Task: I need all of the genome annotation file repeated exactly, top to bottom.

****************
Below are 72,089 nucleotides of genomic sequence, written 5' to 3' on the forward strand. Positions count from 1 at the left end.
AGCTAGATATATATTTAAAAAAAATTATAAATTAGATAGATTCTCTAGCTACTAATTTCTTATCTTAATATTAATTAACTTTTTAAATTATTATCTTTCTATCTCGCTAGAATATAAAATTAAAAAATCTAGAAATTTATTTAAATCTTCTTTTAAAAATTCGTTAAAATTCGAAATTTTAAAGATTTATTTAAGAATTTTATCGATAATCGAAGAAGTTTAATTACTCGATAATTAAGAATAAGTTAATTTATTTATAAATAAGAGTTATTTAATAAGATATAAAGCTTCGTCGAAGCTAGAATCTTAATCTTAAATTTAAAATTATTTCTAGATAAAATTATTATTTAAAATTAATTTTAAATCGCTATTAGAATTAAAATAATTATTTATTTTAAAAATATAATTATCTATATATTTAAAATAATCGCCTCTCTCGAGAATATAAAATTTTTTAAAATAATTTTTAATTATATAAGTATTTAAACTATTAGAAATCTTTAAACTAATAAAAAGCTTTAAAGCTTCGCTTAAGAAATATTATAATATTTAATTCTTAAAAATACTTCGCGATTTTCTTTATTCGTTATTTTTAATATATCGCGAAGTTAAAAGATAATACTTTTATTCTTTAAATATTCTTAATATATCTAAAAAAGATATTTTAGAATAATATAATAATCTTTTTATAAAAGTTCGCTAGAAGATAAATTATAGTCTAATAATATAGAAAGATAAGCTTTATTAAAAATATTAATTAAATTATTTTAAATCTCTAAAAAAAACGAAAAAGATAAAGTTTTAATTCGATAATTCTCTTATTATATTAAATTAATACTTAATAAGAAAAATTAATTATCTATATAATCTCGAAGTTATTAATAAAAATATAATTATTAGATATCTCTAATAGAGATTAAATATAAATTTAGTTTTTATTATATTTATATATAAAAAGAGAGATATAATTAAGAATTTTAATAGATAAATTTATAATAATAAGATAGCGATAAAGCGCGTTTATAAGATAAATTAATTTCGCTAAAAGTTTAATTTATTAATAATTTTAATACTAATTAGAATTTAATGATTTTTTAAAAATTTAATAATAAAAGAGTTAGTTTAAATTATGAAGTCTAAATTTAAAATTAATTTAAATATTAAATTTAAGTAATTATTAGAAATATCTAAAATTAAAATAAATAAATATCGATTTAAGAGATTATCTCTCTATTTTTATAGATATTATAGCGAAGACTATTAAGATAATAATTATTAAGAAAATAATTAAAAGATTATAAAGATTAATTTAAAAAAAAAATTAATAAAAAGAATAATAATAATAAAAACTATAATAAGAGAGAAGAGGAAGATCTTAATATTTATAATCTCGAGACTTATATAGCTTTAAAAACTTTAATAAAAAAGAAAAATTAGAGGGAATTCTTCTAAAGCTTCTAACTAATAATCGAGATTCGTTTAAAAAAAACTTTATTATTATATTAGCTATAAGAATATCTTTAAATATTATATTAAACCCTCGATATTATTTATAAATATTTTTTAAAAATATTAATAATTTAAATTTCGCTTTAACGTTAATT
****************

Below are 72,089 nucleotides of genomic sequence, written 5' to 3' on the forward strand. Positions count from 1 at the left end.
AGCTAGATATATATTTAAAAAAAATTATAAATTAGATAGATTCTCTAGCTACTAATTTCTTATCTTAATATTAATTAACTTTTTAAATTATTATCTTTCTATCTCGCTAGAATATAAAATTAAAAAATCTAGAAATTTATTTAAATCTTCTTTTAAAAATTCGTTAAAATTCGAAATTTTAAAGATTTATTTAAGAATTTTATCGATAATCGAAGAAGTTTAATTACTCGATAATTAAGAATAAGTTAATTTATTTATAAATAAGAGTTATTTAATAAGATATAAAGCTTCGTCGAAGCTAGAATCTTAATCTTAAATTTAAAATTATTTCTAGATAAAATTATTATTTAAAATTAATTTTAAATCGCTATTAGAATTAAAATAATTATTTATTTTAAAAATATAATTATCTATATATTTAAAATAATCGCCTCTCTCGAGAATATAAAATTTTTTAAAATAATTTTTAATTATATAAGTATTTAAACTATTAGAAATCTTTAAACTAATAAAAAGCTTTAAAGCTTCGCTTAAGAAATATTATAATATTTAATTCTTAAAAATACTTCGCGATTTTCTTTATTCGTTATTTTTAATATATCGCGAAGTTAAAAGATAATACTTTTATTCTTTAAATATTCTTAATATATCTAAAAAAGATATTTTAGAATAATATAATAATCTTTTTATAAAAGTTCGCTAGAAGATAAATTATAGTCTAATAATATAGAAAGATAAGCTTTATTAAAAATATTAATTAAATTATTTTAAATCTCTAAAAAAAACGAAAAAGATAAAGTTTTAATTCGATAATTCTCTTATTATATTAAATTAATACTTAATAAGAAAAATTAATTATCTATATAATCTCGAAGTTATTAATAAAAATATAATTATTAGATATCTCTAATAGAGATTAAATATAAATTTAGTTTTTATTATATTTATATATAAAAAGAGAGATATAATTAAGAATTTTAATAGATAAATTTATAATAATAAGATAGCGATAAAGCGCGTTTATAAGATAAATTAATTTCGCTAAAAGTTTAATTTATTAATAATTTTAATACTAATTAGAATTTAATGATTTTTTAAAAATTTAATAATAAAAGAGTTAGTTTAAATTATGAAGTCTAAATTTAAAATTAATTTAAATATTAAATTTAAGTAATTATTAGAAATATCTAAAATTAAAATAAATAAATATCGATTTAAGAGATTATCTCTCTATTTTTATAGATATTATAGCGAAGACTATTAAGATAATAATTATTAAGAAAATAATTAAAAGATTATAAAGATTAATTTAAAAAAAAAATTAATAAAAAGAATAATAATAATAAAAACTATAATAAGAGAGAAGAGGAAGATCTTAATATTTATAATCTCGAGACTTATATAGCTTTAAAAACTTTAATAAAAAAGAAAAATTAGAGGGAATTCTTCTAAAGCTTCTAACTAATAATCGAGATTCGTTTAAAAAAAACTTTATTATTATATTAGCTATAAGAATATCTTTAAATATTATATTAAACCCTCGATATTATTTATAAATATTTTTTAAAAATATTAATAATTTAAATTTCGCTTTAACGTTAATT